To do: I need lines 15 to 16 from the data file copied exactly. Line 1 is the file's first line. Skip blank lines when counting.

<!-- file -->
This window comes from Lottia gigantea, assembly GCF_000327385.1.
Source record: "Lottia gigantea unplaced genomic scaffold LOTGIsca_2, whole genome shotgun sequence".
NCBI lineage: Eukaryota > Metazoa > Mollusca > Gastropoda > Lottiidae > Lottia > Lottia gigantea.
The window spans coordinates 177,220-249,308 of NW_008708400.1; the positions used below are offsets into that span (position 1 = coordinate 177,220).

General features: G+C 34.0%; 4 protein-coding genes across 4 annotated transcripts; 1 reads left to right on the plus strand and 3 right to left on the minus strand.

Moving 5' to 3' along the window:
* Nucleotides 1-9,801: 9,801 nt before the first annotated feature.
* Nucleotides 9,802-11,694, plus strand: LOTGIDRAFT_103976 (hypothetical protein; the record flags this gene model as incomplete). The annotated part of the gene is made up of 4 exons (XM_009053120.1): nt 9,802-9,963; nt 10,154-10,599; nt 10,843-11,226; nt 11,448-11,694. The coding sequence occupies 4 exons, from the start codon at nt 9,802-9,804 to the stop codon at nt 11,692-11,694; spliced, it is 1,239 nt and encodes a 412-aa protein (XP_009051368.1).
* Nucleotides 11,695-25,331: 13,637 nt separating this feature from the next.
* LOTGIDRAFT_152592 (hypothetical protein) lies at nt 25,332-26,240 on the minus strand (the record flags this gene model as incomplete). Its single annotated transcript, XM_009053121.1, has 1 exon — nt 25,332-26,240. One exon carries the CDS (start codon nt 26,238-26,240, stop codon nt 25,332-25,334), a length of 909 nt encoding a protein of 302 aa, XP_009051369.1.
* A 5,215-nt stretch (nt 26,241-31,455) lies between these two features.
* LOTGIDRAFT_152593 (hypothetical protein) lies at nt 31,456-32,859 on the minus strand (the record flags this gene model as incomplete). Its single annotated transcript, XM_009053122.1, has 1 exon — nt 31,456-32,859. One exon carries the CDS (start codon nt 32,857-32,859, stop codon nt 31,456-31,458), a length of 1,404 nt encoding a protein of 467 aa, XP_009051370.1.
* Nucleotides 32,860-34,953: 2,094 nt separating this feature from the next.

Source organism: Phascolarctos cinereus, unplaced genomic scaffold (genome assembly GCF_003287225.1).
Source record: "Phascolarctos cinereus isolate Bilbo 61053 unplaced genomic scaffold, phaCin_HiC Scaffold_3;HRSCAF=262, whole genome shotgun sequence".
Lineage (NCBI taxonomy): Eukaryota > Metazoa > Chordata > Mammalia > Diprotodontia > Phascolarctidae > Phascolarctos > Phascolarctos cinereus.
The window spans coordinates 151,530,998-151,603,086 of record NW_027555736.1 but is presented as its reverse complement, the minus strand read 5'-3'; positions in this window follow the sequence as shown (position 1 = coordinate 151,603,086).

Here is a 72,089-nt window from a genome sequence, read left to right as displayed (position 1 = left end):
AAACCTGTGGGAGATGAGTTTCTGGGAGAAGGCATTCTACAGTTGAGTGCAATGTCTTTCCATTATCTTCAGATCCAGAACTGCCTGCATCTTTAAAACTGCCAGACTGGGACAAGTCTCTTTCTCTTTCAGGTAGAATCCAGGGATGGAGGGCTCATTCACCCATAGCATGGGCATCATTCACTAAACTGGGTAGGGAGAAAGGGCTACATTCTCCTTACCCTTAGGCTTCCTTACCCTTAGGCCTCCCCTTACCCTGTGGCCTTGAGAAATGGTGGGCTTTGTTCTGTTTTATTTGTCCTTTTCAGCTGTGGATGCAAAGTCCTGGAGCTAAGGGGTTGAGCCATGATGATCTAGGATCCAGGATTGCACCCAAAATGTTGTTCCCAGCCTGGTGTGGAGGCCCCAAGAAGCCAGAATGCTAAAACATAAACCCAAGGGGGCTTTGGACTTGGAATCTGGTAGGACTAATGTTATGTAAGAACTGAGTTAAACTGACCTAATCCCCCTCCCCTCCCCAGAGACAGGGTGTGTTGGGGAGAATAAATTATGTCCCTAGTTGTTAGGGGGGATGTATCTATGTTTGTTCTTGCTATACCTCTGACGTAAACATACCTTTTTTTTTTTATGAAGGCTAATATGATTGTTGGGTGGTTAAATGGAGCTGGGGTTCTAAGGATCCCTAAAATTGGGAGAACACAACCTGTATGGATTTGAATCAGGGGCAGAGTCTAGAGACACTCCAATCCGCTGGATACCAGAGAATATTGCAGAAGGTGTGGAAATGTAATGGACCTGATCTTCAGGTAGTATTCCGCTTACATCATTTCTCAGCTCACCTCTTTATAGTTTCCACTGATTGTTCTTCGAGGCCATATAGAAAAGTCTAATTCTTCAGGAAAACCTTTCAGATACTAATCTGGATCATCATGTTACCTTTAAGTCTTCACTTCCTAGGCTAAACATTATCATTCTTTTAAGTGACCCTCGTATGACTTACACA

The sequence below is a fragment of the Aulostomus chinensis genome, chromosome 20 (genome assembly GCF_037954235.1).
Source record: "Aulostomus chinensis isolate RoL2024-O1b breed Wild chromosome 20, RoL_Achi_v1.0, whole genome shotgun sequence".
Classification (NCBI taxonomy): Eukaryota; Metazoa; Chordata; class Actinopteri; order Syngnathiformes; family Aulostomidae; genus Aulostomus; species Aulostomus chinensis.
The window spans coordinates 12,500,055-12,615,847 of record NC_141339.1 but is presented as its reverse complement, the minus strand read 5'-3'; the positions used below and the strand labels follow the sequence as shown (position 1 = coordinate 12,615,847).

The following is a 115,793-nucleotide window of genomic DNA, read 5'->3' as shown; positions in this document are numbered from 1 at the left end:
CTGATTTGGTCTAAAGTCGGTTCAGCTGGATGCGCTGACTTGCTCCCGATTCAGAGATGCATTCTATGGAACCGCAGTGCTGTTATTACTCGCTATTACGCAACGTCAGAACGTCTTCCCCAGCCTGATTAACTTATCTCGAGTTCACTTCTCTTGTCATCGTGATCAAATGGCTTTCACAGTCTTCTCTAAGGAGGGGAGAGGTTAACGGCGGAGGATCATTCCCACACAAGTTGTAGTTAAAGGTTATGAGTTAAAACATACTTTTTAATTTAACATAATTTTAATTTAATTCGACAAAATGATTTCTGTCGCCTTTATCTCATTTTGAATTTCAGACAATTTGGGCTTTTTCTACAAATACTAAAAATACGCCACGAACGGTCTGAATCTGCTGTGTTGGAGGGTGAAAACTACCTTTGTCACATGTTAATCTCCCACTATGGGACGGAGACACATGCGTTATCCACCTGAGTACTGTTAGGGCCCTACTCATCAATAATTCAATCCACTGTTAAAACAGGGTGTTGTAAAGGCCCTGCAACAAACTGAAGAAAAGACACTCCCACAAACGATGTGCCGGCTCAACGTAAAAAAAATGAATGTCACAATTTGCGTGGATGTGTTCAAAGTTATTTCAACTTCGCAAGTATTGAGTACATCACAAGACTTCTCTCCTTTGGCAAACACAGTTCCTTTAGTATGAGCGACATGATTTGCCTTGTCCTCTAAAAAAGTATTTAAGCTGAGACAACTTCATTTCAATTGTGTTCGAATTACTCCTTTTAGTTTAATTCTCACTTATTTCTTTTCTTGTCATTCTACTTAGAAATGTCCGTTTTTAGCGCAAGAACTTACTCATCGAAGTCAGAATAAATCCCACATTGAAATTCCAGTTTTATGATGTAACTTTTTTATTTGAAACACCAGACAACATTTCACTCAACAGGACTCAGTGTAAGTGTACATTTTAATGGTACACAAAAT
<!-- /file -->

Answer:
Source record: "Phascolarctos cinereus isolate Bilbo 61053 unplaced genomic scaffold, phaCin_HiC Scaffold_3;HRSCAF=262, whole genome shotgun sequence".
Lineage (NCBI taxonomy): Eukaryota > Metazoa > Chordata > Mammalia > Diprotodontia > Phascolarctidae > Phascolarctos > Phascolarctos cinereus.